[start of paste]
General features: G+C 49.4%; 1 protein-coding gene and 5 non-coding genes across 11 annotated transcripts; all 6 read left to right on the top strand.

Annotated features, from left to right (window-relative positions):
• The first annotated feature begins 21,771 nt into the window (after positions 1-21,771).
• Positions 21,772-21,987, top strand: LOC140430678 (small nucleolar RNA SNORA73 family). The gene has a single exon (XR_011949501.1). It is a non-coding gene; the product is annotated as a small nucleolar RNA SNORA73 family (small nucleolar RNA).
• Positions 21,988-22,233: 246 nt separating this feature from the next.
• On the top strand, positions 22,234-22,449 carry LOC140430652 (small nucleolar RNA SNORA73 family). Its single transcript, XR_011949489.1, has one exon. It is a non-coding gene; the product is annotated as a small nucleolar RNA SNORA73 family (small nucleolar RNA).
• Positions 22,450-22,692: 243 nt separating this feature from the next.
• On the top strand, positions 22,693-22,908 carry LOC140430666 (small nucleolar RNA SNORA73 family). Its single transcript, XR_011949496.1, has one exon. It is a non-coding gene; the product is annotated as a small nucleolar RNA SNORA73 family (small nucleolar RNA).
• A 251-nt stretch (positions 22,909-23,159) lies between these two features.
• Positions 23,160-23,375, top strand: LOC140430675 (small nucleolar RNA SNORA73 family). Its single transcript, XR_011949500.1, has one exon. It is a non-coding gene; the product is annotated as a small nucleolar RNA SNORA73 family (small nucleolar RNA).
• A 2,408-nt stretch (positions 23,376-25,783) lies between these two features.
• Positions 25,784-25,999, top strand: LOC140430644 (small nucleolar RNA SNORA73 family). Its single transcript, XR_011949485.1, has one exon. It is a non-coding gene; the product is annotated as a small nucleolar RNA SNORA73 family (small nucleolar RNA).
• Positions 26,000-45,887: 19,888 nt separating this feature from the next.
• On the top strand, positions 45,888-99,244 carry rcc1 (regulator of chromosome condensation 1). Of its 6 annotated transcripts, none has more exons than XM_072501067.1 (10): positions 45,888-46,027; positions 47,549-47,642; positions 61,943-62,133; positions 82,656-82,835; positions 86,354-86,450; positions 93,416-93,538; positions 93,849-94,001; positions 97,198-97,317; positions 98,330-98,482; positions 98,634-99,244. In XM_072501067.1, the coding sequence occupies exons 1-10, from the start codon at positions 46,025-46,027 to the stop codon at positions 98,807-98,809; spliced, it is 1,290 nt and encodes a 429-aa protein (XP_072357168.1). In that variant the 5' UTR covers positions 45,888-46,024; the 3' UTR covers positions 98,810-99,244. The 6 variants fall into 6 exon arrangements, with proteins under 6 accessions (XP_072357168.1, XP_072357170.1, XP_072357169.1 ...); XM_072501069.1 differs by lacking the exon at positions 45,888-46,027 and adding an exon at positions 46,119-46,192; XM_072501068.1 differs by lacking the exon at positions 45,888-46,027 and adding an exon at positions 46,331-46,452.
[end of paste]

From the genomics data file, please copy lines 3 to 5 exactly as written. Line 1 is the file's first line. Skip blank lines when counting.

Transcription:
• The first annotated feature begins 21,771 nt into the window (after positions 1-21,771).
• Positions 21,772-21,987, top strand: LOC140430678 (small nucleolar RNA SNORA73 family). The gene has a single exon (XR_011949501.1). It is a non-coding gene; the product is annotated as a small nucleolar RNA SNORA73 family (small nucleolar RNA).
• Positions 21,988-22,233: 246 nt separating this feature from the next.